Every why hath a wherefore

Argentina: Mining as a pawn in the Chubut election chess game (From IKN296)

From IKN296, out yesterday.

Argentina: Mining as
a pawn in the Chubut election chess game
Some interesting developments in the Chubut region of
Argentina last week. The need-to-know results of the moves for capitalists us
on the outside looking in and wanting trade info:
  • It’s
    all about provincial governor Martín Buzzi positioning himself for a
    re-election bid
  • It’s
    bad for Yamana (YRI.to) (AUY) and its Suyai project
  • It’s
    good for Pan American Silver (PAA.to) (PAAS) and its Navidad project
There were two pieces of news out of Chubut Argentina for
mining last week, both on January 8th. Firstly the governor of the
province, Martín Buzzi, signed a decree (10) that bans mining activity in the
Western mountainous region of the Chubut province. Secondly (11) he signed a
decree stating that there would be local referendums on mining projects in the
province on October 25th, with each zone affected by a project
allowed an up/down vote on whether it goes ahead, run concurrently with the
national Presidential election set for that day. Those are the facts of the
events, now for the reasons:
Buzzi is an ally of presidential candidate Daniel Scioli, is from the
Kirchnerite FpV wing of the Peronist party and is looking for re-election in
up against ex-governor of Chubut Mario Das Neves, who is also a Peronist but of
the “traditional” section of the party which is opposed to the Cristina FpV
until recently it’s been assumed that Das Neves would beat Buzzi easily in
October and become governor once again, but Buzzi staged a strong comeback in
2014 to the point where he’s a live candidate for re-election in October.
Whatever happens from here, it’s going to be close between the two.
Buzzi has started positioning himself for the campaign by enacting policies
that please local electorate. Hence the two moves on the mining industry last
At this point we step back and explain a little about the
make-up of Chubut province, which can basically be split into three parts. 1)
The eastern Atlantic coast, host to the main cities and majority of the
population. 2) The central “Meseta” zone, sparsely populated and with little
industrial or employment activity, it’s a classic looking Patagonia
semi-desert/semi-tundra region. 3) The western mountainous area, with small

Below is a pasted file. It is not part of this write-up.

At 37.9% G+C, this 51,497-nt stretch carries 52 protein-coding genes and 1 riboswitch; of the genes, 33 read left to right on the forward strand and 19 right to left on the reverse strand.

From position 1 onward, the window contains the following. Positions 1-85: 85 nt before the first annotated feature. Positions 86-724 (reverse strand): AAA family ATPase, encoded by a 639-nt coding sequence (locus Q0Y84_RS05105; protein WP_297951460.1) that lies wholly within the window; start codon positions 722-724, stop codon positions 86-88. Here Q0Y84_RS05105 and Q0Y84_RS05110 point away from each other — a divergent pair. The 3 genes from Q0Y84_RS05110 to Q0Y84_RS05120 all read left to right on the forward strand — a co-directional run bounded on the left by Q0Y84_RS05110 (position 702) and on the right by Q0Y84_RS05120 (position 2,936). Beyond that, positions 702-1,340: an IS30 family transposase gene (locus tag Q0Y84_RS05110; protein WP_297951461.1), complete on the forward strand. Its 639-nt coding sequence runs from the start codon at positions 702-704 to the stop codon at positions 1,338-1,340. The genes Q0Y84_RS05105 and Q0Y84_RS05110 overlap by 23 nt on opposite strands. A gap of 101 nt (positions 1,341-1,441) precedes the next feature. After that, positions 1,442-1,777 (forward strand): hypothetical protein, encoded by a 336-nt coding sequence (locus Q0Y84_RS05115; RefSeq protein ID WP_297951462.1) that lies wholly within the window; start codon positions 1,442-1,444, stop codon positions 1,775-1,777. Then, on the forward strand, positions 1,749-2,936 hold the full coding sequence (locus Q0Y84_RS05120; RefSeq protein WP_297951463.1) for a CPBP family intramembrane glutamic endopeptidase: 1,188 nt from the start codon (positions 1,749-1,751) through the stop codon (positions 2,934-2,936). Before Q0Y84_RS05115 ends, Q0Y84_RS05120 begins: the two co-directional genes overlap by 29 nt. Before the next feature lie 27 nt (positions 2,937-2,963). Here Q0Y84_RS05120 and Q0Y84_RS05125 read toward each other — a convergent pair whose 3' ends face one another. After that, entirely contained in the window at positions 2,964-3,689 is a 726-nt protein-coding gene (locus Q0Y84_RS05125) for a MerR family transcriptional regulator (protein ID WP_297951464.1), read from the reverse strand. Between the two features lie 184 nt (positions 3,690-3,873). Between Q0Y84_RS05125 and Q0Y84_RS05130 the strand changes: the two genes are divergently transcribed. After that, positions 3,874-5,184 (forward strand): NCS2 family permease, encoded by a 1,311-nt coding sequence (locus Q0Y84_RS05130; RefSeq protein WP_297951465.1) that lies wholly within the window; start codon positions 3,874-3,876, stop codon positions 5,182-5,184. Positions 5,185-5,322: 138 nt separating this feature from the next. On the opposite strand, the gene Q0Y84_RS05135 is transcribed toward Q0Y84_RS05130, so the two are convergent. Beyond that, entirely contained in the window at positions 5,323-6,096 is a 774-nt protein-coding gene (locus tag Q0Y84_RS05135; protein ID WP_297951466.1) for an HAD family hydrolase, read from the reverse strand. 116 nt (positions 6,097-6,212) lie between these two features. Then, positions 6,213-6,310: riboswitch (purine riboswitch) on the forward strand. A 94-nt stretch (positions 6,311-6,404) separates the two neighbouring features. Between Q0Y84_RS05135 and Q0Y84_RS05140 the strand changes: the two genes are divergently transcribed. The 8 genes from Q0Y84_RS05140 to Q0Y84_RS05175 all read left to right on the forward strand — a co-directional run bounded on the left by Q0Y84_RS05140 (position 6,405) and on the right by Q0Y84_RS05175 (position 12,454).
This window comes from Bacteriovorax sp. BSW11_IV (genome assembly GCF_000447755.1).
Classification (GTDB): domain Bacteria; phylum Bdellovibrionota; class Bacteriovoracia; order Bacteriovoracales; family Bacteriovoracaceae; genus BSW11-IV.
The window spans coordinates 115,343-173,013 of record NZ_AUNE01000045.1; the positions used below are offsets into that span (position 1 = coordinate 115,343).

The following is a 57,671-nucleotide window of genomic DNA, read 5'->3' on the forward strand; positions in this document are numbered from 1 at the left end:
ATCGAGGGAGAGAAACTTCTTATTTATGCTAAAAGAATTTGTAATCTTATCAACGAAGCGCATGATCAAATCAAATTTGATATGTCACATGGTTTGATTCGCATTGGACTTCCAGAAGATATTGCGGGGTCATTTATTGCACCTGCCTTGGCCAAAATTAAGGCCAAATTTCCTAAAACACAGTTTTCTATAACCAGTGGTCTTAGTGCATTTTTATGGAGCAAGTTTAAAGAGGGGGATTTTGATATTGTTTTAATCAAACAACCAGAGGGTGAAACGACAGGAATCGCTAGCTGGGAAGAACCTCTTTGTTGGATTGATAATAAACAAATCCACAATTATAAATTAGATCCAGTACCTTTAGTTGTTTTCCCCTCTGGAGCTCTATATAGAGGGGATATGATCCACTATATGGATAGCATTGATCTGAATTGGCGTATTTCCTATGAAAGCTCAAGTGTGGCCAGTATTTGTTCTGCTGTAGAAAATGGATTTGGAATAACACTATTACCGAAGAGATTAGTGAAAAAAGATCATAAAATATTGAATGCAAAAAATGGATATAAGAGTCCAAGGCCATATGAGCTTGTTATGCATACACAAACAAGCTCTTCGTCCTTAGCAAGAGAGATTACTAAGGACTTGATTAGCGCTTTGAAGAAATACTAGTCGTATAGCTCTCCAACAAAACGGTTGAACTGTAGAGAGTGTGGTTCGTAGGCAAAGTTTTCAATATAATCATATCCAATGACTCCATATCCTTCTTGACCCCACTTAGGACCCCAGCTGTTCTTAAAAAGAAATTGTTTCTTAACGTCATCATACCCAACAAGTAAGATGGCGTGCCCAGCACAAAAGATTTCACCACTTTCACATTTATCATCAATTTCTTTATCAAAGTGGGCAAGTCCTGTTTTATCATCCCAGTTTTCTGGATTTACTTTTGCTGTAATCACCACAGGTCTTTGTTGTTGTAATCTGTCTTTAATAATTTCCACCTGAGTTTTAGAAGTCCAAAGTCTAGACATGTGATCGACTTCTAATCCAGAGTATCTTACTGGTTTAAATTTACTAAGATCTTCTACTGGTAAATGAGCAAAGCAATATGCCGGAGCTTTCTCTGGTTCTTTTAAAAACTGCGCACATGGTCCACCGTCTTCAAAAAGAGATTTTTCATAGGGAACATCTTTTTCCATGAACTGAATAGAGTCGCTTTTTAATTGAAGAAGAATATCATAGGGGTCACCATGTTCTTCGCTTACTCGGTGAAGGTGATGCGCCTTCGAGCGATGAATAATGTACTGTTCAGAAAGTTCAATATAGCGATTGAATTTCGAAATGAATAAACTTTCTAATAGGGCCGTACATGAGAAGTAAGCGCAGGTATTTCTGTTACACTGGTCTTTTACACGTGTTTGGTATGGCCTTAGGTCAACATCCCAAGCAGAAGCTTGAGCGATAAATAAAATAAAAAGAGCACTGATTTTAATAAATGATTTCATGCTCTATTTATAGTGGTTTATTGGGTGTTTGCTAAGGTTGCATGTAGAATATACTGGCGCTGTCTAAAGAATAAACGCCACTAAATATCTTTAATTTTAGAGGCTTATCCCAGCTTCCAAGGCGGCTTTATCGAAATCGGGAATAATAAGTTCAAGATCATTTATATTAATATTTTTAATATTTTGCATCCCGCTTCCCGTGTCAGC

towns and a developed agro/tourist industry (well known for its winter ski
resorts and lakeside retreats, for example).
We can go into other niceties of the province but it’s time
to cut to the chase, keep on-topic and talk mining. The East coast population
tend to be left of centre politically and are normally anti-mining by choice
(though not to a militant level), but the weight of population makes that
moderate anti-mining preference important. The central zone population, though
small, is known to be strongly pro-mining because it offers the only hope of
meaningful and gainful employment and would provide a strong economic boost to
their area. Plus on an enviro level there is less to totally screw up (real
world practical). The West mountain/foothill populations are clearly
anti-mining in the majority (though there is a pro-mining movement among them,
it’s not 100% anti) because they have a good thing going with eco-tourism and
agriculture and putting it bluntly, don’t want to screw up their good thing and
pristine environment (and hey, anyone who’s toured the lakes area will know how
damn pretty it is).
Therefore and playing the political numbers game, Governor
Buzzi knows that anti-mine is a vote-winner in the Andean zone, therefore he’s
decreed the whole zone free of mining. He also knows pro-mining will be a vote
winner in the centre so he’s going to let them vote in a referendum that’s
purely local in nature and doesn’t let the mildly anti-mine East join in to
sway things. Yes it’s blatant political maneuvering to the point of populism,
but what else do you expect from Argentine politics in a key election year?
The upshot of the Buzzi moves last week, apart from the
complaints from the opposition (I particularly liked the anti-mining UCR
party’s call that having local referenda on mining projects was “immoral” (12))
is that some mining projects in Chubut have a more promising future than
others. The Navidad Silver/Zinc/Lead project in the central Meseta zone will
probably get a green light from the people that live there. However the
projects in the Andean foothills such as Yamana Gold’s (YRI.to) (AUY) Suyai
project (previously named Esquel and run by Meridian) has just been handed
another big red light, even though YRI insist that the project is very
different from the one previously blocked by a referendum a decade ago and is
far more eco-friendly. Other mining projects such as certain uranium deposits
are now halted from development in the West, too.

That’s the situation in Chubut province today, but it also
provides a taster of the type of upset and shifting ground that will be part of
the Argentina political scene in 2015. Mining is going to be used as a pawn in
wider election fights in many provinces, of that we should be in no doubt.

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